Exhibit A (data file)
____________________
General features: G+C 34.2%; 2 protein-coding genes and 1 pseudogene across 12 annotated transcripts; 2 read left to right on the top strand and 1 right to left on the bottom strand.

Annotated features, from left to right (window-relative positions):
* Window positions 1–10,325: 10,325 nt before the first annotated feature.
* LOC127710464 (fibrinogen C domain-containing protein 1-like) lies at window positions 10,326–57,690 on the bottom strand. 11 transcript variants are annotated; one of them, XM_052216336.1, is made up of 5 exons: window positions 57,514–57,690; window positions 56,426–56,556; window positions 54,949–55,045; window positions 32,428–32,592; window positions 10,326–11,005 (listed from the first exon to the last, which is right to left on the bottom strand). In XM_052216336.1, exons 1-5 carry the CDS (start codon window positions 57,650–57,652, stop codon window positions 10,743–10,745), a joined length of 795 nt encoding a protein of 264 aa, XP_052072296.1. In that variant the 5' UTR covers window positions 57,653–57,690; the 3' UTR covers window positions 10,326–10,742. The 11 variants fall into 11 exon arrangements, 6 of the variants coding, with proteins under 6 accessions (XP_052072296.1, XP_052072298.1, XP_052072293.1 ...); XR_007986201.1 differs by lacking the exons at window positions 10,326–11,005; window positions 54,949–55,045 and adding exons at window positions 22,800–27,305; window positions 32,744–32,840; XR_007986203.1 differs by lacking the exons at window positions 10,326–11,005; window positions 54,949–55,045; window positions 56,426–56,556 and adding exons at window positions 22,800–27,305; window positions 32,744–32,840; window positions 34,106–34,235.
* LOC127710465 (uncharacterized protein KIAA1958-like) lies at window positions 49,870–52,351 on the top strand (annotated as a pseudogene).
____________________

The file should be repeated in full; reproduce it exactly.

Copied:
General features: G+C 34.2%; 2 protein-coding genes and 1 pseudogene across 12 annotated transcripts; 2 read left to right on the top strand and 1 right to left on the bottom strand.

Annotated features, from left to right (window-relative positions):
* Window positions 1–10,325: 10,325 nt before the first annotated feature.
* LOC127710464 (fibrinogen C domain-containing protein 1-like) lies at window positions 10,326–57,690 on the bottom strand. 11 transcript variants are annotated; one of them, XM_052216336.1, is made up of 5 exons: window positions 57,514–57,690; window positions 56,426–56,556; window positions 54,949–55,045; window positions 32,428–32,592; window positions 10,326–11,005 (listed from the first exon to the last, which is right to left on the bottom strand). In XM_052216336.1, exons 1-5 carry the CDS (start codon window positions 57,650–57,652, stop codon window positions 10,743–10,745), a joined length of 795 nt encoding a protein of 264 aa, XP_052072296.1. In that variant the 5' UTR covers window positions 57,653–57,690; the 3' UTR covers window positions 10,326–10,742. The 11 variants fall into 11 exon arrangements, 6 of the variants coding, with proteins under 6 accessions (XP_052072296.1, XP_052072298.1, XP_052072293.1 ...); XR_007986201.1 differs by lacking the exons at window positions 10,326–11,005; window positions 54,949–55,045 and adding exons at window positions 22,800–27,305; window positions 32,744–32,840; XR_007986203.1 differs by lacking the exons at window positions 10,326–11,005; window positions 54,949–55,045; window positions 56,426–56,556 and adding exons at window positions 22,800–27,305; window positions 32,744–32,840; window positions 34,106–34,235.
* LOC127710465 (uncharacterized protein KIAA1958-like) lies at window positions 49,870–52,351 on the top strand (annotated as a pseudogene).